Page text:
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date: 21 February 2020

Abstract and Keywords

The Gulf Lowlands were an environmentally and culturally heterogeneous region characterized by a history of complex societies that predated their incorporation into the Aztec Empire by millennia. This chapter provides an overview of the different incorporation strategies implemented throughout the Gulf Lowlands, the divergent responses to imperial machinations, and the resultant provincial variability reflected in archaeological assemblages of contact nodes. The sample of research mentioned here is representative of a quickening trend highlighting the ways that Gulf Lowland provinces were internally organized, how they were selectively and externally linked to changing imperial interests, and what their roles were in connecting imperial and Mesoamerican networks. Although rarely detailed in ethnohistorical accounts, archaeology shines a light on a region that is often relegated to the peripheries of Mesoamerican prehistory because of its documentary omissions.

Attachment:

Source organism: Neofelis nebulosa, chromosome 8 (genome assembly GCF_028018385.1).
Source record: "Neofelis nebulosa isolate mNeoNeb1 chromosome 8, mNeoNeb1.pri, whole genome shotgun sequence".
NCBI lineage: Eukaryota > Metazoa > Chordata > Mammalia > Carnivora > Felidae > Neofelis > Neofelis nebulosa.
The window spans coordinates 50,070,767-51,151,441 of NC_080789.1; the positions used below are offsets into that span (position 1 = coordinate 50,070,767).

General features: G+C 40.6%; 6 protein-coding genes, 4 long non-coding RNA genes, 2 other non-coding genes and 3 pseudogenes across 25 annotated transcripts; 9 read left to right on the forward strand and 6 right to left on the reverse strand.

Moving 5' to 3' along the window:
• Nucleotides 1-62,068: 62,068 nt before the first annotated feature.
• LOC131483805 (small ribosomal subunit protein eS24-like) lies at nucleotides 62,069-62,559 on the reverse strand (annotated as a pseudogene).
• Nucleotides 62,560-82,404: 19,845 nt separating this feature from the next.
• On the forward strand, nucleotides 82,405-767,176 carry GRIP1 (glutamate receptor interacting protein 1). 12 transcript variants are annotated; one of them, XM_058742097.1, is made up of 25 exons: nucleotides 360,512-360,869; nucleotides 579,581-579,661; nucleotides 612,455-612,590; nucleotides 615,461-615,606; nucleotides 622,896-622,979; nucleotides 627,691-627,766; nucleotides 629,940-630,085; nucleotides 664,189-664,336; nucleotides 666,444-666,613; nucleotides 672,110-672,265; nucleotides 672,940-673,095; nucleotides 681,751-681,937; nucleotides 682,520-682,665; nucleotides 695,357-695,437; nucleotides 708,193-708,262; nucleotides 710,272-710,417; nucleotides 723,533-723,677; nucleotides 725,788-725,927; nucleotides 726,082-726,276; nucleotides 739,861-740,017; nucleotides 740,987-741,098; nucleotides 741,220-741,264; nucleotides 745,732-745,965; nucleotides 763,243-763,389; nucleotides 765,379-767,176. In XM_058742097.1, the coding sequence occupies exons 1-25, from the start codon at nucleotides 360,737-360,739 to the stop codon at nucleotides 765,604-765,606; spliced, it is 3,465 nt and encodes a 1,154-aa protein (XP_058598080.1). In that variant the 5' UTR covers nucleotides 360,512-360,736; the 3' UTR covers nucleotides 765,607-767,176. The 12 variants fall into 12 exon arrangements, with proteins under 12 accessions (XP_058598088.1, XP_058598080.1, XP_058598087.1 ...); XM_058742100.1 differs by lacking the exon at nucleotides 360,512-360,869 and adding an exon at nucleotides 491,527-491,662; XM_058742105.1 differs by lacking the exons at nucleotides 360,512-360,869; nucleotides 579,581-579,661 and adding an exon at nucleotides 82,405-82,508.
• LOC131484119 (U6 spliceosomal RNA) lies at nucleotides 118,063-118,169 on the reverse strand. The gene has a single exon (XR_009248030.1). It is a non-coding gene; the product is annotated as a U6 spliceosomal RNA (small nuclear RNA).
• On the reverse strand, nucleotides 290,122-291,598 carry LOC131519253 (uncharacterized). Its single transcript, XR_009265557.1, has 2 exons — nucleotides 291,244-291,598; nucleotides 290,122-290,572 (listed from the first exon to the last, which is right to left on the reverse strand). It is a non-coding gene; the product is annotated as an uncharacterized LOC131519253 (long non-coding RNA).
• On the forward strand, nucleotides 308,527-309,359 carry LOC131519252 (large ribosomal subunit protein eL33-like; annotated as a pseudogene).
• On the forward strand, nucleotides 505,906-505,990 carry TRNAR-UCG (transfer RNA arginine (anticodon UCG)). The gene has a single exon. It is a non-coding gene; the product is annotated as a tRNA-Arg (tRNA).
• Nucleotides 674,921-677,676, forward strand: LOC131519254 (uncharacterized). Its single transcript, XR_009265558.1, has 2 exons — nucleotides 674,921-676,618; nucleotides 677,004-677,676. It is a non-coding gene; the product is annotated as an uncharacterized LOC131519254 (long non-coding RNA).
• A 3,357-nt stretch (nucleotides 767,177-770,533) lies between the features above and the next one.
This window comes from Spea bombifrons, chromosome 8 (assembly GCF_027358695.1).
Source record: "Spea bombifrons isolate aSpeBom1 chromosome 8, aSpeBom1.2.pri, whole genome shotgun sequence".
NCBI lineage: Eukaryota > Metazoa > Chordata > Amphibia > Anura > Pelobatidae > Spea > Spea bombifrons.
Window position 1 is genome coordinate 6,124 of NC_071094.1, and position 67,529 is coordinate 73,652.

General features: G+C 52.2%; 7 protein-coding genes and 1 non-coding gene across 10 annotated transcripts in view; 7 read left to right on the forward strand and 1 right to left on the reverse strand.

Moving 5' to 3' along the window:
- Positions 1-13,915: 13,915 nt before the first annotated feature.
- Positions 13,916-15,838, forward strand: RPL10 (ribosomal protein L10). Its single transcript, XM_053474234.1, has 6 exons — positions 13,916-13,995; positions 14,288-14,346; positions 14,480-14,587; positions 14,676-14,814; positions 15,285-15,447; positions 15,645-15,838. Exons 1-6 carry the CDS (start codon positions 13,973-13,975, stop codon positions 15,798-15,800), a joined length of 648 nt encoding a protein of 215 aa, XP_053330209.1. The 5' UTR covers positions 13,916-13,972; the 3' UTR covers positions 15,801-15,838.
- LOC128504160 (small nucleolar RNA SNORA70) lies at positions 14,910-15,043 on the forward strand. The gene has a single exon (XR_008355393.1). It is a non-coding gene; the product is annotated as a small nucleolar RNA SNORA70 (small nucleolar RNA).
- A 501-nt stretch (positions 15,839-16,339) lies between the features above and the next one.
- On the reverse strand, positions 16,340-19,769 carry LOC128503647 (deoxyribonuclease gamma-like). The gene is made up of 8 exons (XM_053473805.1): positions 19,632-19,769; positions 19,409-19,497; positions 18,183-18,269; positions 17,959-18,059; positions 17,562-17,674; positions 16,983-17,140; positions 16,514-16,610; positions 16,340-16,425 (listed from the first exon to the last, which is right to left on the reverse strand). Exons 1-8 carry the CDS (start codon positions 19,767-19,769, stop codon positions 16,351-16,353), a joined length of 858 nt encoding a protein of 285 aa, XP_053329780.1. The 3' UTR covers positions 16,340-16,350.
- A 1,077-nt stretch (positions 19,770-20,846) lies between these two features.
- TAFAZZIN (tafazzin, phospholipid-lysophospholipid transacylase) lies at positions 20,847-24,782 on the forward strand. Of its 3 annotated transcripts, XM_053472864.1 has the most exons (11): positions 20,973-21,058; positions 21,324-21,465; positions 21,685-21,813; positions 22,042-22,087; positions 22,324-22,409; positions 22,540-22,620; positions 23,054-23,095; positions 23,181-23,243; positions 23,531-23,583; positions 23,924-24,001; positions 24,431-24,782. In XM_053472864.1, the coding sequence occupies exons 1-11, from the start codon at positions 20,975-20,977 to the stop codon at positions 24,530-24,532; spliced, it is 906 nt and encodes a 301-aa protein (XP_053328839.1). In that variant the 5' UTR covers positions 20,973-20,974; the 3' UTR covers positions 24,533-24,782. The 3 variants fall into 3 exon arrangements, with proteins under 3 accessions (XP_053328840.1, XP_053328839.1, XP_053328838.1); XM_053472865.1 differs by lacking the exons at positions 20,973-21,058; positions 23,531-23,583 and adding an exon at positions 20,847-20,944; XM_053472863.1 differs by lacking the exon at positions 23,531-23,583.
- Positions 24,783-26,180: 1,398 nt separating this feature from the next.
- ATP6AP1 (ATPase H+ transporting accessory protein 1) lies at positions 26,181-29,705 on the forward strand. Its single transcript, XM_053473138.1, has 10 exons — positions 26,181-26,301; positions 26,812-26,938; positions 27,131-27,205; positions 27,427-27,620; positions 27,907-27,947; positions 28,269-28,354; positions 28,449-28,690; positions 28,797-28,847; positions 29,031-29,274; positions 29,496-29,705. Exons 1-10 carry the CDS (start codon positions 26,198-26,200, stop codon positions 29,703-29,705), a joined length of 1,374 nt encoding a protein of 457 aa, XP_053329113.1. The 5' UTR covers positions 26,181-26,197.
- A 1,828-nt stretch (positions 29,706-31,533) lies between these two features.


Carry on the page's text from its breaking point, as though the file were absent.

Keywords: Gulf Lowlands, Veracruz, Aztec Empire, provincial variability, archaeology

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